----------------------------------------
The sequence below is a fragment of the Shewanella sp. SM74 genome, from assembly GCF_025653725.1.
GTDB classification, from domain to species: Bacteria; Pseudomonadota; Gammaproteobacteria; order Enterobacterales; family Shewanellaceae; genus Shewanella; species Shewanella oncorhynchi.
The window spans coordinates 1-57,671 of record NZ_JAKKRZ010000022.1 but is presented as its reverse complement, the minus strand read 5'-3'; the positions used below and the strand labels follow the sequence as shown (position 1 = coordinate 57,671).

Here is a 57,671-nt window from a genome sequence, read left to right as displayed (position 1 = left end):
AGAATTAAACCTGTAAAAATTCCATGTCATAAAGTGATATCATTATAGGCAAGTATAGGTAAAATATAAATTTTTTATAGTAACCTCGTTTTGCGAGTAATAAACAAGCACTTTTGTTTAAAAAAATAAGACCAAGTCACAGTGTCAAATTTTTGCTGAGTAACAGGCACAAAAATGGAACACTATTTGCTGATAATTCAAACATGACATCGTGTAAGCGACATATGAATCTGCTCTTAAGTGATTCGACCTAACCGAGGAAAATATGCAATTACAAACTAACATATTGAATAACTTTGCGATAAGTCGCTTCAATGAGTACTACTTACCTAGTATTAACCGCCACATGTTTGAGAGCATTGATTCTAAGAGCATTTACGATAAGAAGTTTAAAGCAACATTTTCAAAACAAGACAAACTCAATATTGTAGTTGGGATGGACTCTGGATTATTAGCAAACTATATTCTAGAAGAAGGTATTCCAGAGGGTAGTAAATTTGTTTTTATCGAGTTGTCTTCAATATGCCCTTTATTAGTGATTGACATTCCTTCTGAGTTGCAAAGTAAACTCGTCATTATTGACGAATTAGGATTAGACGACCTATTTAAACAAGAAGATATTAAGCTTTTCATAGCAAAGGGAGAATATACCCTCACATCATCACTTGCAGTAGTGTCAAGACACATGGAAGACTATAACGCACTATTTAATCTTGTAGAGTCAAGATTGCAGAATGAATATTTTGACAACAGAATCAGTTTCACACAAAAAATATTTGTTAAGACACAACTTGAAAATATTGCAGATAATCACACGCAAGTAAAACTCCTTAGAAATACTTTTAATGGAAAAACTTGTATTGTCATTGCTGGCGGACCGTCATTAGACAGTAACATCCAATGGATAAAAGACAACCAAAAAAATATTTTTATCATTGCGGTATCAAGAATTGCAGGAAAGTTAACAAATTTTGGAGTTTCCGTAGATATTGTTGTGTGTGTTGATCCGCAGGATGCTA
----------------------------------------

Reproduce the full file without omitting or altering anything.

The sequence below is a fragment of the Shewanella sp. SM74 genome, from assembly GCF_025653725.1.
GTDB classification, from domain to species: Bacteria; Pseudomonadota; Gammaproteobacteria; order Enterobacterales; family Shewanellaceae; genus Shewanella; species Shewanella oncorhynchi.
The window spans coordinates 1-57,671 of record NZ_JAKKRZ010000022.1 but is presented as its reverse complement, the minus strand read 5'-3'; the positions used below and the strand labels follow the sequence as shown (position 1 = coordinate 57,671).

Here is a 57,671-nt window from a genome sequence, read left to right as displayed (position 1 = left end):
AGAATTAAACCTGTAAAAATTCCATGTCATAAAGTGATATCATTATAGGCAAGTATAGGTAAAATATAAATTTTTTATAGTAACCTCGTTTTGCGAGTAATAAACAAGCACTTTTGTTTAAAAAAATAAGACCAAGTCACAGTGTCAAATTTTTGCTGAGTAACAGGCACAAAAATGGAACACTATTTGCTGATAATTCAAACATGACATCGTGTAAGCGACATATGAATCTGCTCTTAAGTGATTCGACCTAACCGAGGAAAATATGCAATTACAAACTAACATATTGAATAACTTTGCGATAAGTCGCTTCAATGAGTACTACTTACCTAGTATTAACCGCCACATGTTTGAGAGCATTGATTCTAAGAGCATTTACGATAAGAAGTTTAAAGCAACATTTTCAAAACAAGACAAACTCAATATTGTAGTTGGGATGGACTCTGGATTATTAGCAAACTATATTCTAGAAGAAGGTATTCCAGAGGGTAGTAAATTTGTTTTTATCGAGTTGTCTTCAATATGCCCTTTATTAGTGATTGACATTCCTTCTGAGTTGCAAAGTAAACTCGTCATTATTGACGAATTAGGATTAGACGACCTATTTAAACAAGAAGATATTAAGCTTTTCATAGCAAAGGGAGAATATACCCTCACATCATCACTTGCAGTAGTGTCAAGACACATGGAAGACTATAACGCACTATTTAATCTTGTAGAGTCAAGATTGCAGAATGAATATTTTGACAACAGAATCAGTTTCACACAAAAAATATTTGTTAAGACACAACTTGAAAATATTGCAGATAATCACACGCAAGTAAAACTCCTTAGAAATACTTTTAATGGAAAAACTTGTATTGTCATTGCTGGCGGACCGTCATTAGACAGTAACATCCAATGGATAAAAGACAACCAAAAAAATATTTTTATCATTGCGGTATCAAGAATTGCAGGAAAGTTAACAAATTTTGGAGTTTCCGTAGATATTGTTGTGTGTGTTGATCCGCAGGATGCTA